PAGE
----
showing yourself how to let go
I cut off all my hair.
I didn't plan it. I just knew my spirit needed a bold expression. I needed to feel unattached.
I suppose I've been leading up to this for awhile. I've been looking at myself and wanting to see a reflection of the changes that are happening inside. But I kept seeing the same girl, covering the same things, protecting the same insecurities. This subtle craving has been building up in me.
When I was a little girl, I discovered that I could get attention with my hair. Whether it was good or bad, people always had something to say about it. I was never the coolest, best dressed or the prettiest, but my hair was always a distinguishing characteristic. From a young age, I learned how to braid it, twist it and roll it up a dozen different ways. Even as I went through my adolescent awkwardness, my hair always made me feel like I had something special going on. I remember feeling a sense of gratification when I had the longest black girl hair in the room. I never admitted this to myself or anyone else, but quietly I grew into a woman who was completely dependent on this specific physical feature to make me feel beautiful.
It was a crutch. My hair helped to cover my big head and my acne. It made me feel feminine and sexy despite my lack of curves and confidence. And lately, I don't know. I've been resenting it, I guess. Not wanting to be bothered with all the maintenance. No matter how simple I made my routine, it was still more than I wanted to make time for. But it never occurred to me to cut it. I would look at myself in pictures and feel bored. But cut it? Nah. Because who am I without my long hair? What will I do without those compliments? What will make me special?
I woke up Saturday morning after two days of back to back setbacks that had sent me spiraling into 'what's wrong with me and why do I suck at life' mode. My hair was in a top knot, super dry and thirsty on the outside and damp on the inside after days of neglect. I hopped in the shower, to bathe and to cry, and I finally took the time to condition and detangle it. I remember thinking, I should just shave it all off. And for the first time ever, the idea sounded appealing to me.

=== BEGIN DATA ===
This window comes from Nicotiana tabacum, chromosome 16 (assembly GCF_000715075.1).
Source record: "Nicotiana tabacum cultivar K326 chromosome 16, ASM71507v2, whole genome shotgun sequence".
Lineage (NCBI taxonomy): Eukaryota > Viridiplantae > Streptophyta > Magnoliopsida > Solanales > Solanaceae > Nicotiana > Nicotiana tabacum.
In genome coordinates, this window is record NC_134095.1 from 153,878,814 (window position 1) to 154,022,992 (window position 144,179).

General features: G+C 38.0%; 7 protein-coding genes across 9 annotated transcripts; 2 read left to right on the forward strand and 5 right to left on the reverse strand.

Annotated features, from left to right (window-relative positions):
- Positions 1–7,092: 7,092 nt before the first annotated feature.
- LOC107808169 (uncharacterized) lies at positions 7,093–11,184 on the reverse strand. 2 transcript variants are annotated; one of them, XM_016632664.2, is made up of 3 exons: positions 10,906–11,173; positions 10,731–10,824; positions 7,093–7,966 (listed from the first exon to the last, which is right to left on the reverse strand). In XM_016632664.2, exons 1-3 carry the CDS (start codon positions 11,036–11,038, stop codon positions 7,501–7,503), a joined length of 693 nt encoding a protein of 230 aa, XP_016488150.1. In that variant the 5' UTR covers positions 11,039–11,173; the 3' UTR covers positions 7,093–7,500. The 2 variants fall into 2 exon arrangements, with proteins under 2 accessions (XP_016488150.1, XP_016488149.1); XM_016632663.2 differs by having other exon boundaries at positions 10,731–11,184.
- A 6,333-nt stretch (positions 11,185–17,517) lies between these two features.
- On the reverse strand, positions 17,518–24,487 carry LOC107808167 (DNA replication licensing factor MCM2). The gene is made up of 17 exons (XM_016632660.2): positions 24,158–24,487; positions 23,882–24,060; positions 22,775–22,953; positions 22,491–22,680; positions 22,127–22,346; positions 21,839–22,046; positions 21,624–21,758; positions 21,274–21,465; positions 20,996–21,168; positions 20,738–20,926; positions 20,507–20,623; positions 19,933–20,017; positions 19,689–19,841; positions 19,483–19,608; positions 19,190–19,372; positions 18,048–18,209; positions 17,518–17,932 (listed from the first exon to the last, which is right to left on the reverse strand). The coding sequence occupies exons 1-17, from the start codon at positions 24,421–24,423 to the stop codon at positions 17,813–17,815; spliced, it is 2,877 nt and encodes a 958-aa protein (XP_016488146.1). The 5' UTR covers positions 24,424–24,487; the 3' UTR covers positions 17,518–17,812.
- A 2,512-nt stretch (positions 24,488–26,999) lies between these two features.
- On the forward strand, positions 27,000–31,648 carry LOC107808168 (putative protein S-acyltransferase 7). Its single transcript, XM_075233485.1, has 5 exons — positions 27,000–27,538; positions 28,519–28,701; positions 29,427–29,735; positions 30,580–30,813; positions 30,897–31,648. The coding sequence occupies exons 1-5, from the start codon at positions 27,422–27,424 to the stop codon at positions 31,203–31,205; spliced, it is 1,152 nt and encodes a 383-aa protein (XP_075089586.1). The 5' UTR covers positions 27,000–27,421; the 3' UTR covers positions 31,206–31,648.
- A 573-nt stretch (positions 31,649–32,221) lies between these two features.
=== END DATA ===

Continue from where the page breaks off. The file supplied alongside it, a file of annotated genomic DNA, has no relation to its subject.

Funny how sometimes you don't realize how much extra weight you are carrying until something knocks you way down and in your struggle to get back up all you care about is doing away with any and everything that is heavy. And what you once needed so badly to feel special, you don't even want anymore. It's become a burden. Your priorities have changed, your desires have changed. This is the moment that you realize you can let go and you can have less and discover that you've gained much, much more.
So I cut it.
And it was liberating and it was symbolic. I needed to let go of all that old energy literally hanging off of me. I wanted to look in the mirror each day and see a reflection of a new me. A woman who doesn't let habit blind her to new sources of happiness. A woman who is brave enough to dare and have faith through the experiences that stretch her. I immediately felt lighter. And relieved. I'd been acting so pitiful for those past two days, feeling sorry for myself, but standing in front of that mirror with those scissors in my hand and hair all over the floor, I felt empowered. I thought about how relentless transformation is. How it comes for you. How it works its way from the inside out. How messy it is and how important it is that we endure it.
When I look in the mirror now, there is new meaning and new confidence in my reflection. I am willing to seek out what I've been hiding from myself so I can heal. I'm thankful. I'm ready.